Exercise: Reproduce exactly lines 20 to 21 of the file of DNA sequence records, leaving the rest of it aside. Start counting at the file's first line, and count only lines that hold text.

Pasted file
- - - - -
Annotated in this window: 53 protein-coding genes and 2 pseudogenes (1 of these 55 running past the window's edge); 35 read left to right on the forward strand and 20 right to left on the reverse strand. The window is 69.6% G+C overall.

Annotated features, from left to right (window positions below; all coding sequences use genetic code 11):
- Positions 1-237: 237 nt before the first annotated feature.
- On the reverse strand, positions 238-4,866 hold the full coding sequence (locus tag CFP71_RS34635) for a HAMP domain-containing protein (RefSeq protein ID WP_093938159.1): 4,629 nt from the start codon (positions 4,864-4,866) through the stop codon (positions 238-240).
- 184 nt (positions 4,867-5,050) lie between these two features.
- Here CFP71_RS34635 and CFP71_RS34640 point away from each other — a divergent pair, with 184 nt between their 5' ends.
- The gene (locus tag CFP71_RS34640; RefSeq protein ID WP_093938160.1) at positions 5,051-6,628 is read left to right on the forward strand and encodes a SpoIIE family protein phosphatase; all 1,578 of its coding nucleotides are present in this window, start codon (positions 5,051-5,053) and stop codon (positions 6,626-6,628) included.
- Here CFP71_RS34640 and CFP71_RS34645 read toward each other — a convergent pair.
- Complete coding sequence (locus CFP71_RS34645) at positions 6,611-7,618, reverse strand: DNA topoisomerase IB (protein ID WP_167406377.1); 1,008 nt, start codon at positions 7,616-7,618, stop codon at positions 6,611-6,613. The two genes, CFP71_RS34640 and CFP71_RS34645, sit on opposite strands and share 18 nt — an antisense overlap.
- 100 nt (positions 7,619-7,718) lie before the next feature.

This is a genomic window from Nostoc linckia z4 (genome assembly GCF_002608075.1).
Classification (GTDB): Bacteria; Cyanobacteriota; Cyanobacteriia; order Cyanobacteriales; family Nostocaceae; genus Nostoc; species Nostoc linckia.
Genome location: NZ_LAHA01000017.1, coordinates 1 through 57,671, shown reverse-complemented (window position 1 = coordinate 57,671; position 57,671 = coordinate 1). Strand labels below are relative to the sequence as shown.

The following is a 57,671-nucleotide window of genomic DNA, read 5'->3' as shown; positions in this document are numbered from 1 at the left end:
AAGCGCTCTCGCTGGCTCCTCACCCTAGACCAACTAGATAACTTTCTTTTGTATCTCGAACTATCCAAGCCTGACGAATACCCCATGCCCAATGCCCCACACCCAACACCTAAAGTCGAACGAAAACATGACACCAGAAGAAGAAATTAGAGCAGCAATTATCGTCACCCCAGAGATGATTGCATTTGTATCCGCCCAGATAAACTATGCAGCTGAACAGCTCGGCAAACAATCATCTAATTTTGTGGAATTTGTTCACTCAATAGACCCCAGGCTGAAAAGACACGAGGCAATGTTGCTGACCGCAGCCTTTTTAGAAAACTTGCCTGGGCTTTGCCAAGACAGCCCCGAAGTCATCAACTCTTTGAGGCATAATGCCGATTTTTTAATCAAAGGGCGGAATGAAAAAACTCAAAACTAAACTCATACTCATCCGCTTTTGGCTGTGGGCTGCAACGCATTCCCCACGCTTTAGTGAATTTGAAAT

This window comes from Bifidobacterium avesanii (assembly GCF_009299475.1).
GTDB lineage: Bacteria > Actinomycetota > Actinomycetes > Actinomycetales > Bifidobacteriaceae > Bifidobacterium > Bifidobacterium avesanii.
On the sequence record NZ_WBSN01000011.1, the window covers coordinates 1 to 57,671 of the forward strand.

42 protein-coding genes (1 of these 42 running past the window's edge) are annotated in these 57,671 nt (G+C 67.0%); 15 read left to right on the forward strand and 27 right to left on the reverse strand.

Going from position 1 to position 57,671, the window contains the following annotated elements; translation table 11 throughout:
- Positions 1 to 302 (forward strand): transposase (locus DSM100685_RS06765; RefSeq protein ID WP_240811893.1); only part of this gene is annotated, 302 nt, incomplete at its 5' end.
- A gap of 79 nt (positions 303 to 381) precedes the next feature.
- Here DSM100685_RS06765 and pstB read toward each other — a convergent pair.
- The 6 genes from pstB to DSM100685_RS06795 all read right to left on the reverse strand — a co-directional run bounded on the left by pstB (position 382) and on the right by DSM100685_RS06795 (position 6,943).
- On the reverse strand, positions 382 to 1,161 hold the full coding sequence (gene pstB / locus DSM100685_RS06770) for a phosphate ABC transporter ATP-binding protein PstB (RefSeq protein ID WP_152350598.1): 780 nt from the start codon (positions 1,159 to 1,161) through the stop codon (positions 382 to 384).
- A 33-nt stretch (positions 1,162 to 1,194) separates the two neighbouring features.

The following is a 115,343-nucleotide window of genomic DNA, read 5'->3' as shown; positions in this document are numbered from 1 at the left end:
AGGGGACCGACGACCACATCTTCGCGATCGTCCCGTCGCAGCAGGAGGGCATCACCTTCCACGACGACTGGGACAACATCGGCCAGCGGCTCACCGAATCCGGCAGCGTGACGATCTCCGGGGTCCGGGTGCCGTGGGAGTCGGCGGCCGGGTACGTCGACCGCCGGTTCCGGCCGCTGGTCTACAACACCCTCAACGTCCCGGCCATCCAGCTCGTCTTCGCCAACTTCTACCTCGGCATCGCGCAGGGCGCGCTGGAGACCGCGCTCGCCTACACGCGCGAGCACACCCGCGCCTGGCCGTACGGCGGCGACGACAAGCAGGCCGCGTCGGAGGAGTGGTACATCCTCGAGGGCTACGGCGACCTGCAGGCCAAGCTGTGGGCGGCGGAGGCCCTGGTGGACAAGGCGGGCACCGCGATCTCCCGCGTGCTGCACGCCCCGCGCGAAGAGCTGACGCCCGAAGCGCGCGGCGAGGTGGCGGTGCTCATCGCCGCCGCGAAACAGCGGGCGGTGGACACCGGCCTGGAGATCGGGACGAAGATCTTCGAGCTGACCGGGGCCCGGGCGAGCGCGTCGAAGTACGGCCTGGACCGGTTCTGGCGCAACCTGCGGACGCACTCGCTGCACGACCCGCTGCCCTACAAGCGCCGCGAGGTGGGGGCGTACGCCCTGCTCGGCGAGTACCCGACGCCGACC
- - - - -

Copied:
Going from position 1 to position 57,671, the window contains the following annotated elements; translation table 11 throughout:
- Positions 1 to 302 (forward strand): transposase (locus DSM100685_RS06765; RefSeq protein ID WP_240811893.1); only part of this gene is annotated, 302 nt, incomplete at its 5' end.